Post Author: Bill Pratt
Atheists often complain that they experience prejudice directed at them by theists. Theists, they claim, accuse atheists of being immoral because atheists have no transcendent standard of morality. There is a level of distrust, at least for some theists, that exists.
So why do some theists worry about the ethics of atheists? Is this worry warranted?
Recently I finished a book written by Dan Ariely called Predictably Irrational: The Hidden Forces That Shape Our Decisions. In this book, Ariely chronicles numerous psychological studies intended to discover how human beings react to a wide range of situations (very similar to Thinking, Fast and Slow).
Ariely is very interested in business ethics and he reports on several experiments that shed some light on human dishonesty. Based on these studies, Ariely concludes that “when we are removed from any benchmarks of ethical thought, we tend to stray into dishonesty. But if we are reminded of morality at the moment we are tempted, then we are much more likely to be honest.”
He goes on to recommend that the ethical crisis he sees in America can be turned around by people regularly reading the holy books which codify their moral values. This is because his research shows that those people who are reminded of their moral values frequently act more ethically.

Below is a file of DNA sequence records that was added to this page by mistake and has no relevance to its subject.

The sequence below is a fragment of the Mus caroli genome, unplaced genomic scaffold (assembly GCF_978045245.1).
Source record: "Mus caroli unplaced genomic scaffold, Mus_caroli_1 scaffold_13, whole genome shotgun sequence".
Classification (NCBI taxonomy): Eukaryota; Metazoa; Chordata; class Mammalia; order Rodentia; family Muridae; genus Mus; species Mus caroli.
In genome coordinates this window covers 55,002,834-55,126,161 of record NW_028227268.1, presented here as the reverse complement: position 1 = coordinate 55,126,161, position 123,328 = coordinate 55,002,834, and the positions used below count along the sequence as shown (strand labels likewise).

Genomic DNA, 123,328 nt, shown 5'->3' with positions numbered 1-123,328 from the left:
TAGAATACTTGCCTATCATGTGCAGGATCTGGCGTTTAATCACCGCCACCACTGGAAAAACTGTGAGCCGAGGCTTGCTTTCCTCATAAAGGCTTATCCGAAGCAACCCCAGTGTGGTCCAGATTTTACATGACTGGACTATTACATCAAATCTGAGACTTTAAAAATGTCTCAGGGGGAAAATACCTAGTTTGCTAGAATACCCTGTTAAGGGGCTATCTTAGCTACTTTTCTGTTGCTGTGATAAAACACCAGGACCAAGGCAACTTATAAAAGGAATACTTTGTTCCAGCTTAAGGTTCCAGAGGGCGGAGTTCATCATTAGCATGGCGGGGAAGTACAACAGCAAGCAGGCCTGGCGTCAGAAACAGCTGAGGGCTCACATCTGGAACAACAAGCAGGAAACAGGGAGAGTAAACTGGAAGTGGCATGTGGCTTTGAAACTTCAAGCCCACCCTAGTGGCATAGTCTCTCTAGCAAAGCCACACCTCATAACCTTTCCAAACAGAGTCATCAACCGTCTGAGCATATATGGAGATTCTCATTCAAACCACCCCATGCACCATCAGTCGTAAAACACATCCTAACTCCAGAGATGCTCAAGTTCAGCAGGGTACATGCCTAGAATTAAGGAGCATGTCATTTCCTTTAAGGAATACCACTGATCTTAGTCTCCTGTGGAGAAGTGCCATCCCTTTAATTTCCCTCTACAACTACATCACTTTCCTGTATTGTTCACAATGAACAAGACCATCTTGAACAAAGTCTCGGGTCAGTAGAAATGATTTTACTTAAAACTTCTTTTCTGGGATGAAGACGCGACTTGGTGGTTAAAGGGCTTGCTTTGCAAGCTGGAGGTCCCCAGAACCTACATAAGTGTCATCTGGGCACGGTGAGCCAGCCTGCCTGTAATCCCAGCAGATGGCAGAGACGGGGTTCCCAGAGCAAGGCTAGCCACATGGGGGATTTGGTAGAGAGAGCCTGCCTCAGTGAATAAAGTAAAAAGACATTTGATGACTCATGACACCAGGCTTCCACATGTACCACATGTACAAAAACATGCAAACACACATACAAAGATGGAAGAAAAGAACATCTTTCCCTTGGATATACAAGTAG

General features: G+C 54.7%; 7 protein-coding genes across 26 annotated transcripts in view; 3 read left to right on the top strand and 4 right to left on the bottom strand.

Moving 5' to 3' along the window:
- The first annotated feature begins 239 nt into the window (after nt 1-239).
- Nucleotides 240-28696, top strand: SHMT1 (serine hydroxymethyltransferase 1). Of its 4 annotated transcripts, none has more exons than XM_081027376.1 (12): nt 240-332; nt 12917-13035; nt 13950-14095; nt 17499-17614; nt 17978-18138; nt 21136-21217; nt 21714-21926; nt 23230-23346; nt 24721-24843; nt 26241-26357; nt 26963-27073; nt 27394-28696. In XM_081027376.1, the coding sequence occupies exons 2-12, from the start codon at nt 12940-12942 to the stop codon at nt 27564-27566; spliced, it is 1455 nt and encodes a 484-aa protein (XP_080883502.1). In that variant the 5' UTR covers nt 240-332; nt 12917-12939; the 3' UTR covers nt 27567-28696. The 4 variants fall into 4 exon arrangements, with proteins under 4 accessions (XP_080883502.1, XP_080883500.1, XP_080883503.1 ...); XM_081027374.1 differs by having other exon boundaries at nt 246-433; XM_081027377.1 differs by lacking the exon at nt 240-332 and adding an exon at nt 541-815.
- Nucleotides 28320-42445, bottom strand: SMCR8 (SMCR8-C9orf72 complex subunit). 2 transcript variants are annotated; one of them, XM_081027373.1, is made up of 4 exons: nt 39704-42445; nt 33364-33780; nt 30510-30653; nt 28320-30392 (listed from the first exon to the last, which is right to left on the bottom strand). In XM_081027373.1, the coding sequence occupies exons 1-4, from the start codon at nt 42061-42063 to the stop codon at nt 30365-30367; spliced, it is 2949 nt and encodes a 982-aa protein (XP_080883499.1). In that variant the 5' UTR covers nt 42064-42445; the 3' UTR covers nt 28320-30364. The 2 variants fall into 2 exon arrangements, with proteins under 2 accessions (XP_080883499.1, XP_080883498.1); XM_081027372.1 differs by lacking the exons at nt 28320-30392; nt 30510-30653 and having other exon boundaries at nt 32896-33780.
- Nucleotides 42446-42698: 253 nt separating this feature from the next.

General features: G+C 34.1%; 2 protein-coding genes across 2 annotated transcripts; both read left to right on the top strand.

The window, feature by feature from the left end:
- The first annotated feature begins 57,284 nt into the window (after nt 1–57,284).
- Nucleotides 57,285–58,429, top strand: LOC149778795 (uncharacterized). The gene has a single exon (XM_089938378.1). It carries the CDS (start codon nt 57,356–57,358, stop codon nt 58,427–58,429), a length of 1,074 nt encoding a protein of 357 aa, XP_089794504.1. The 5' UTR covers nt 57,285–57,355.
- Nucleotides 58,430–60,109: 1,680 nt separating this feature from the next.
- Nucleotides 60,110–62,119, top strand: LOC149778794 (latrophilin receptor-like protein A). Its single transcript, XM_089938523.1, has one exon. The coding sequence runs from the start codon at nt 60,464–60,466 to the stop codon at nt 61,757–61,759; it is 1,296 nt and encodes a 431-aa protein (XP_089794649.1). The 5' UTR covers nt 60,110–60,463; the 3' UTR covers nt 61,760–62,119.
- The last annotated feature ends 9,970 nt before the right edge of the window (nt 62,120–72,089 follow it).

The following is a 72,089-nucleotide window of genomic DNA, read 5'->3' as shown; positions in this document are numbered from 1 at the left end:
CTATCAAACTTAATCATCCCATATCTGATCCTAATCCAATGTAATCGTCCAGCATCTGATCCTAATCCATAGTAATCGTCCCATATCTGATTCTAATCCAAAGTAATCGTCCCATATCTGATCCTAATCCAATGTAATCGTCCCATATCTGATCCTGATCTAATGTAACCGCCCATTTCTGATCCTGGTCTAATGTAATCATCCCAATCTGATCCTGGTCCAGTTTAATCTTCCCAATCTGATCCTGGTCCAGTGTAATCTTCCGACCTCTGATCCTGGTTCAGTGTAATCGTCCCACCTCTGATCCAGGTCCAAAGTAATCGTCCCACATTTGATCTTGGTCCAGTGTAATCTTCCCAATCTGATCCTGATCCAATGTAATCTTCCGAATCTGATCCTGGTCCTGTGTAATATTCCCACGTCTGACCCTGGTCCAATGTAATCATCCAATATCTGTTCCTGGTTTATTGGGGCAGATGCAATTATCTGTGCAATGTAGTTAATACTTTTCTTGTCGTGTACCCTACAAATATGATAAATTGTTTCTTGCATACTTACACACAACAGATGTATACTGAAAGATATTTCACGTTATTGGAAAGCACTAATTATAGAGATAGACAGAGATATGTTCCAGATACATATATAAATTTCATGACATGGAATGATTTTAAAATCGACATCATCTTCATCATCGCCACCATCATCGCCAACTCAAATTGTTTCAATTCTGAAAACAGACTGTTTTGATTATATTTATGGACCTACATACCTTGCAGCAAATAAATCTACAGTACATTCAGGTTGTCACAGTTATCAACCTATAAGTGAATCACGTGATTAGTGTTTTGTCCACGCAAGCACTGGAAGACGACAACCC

There is nothing new here that hasn’t been recommended by great thinkers for thousands of years. Moral virtue is a practice. You don’t just wake up every day and act with high moral integrity. It takes effort.
Herein lies why I think atheists are not trusted. Theists wonder, “When is the atheist reading his holy book?” Never, because he doesn’t believe in holy books. Is the atheist regularly being reminded by a pastor how he is supposed to behave? Is he studying the words and deeds of moral saints? No and no. These things usually happen in religious gatherings which most atheists avoid.
Speaking personally, I don’t go more than a week without reading or hearing about moral duties and virtues because I am reading the Bible and listening to godly men and women teach the moral precepts found in the Bible. I am also watching men and women of great moral character at my church every week. I am soaking it up.
Now, before I get a bunch of nasty comments, let me say that I know many atheists who are decent, law-abiding citizens. I even know some atheists who go above and beyond to help other people. So this is not meant as some kind of blanket indictment.
But, I am asking some hard questions of atheists. If you are an atheist, when are you soaking up moral teaching? How are you learning to be virtuous? Who is challenging you, week after week, to act with the highest integrity and morality? These are important questions for you to answer. The Christian who goes to church and reads her Bible regularly has a real advantage over you.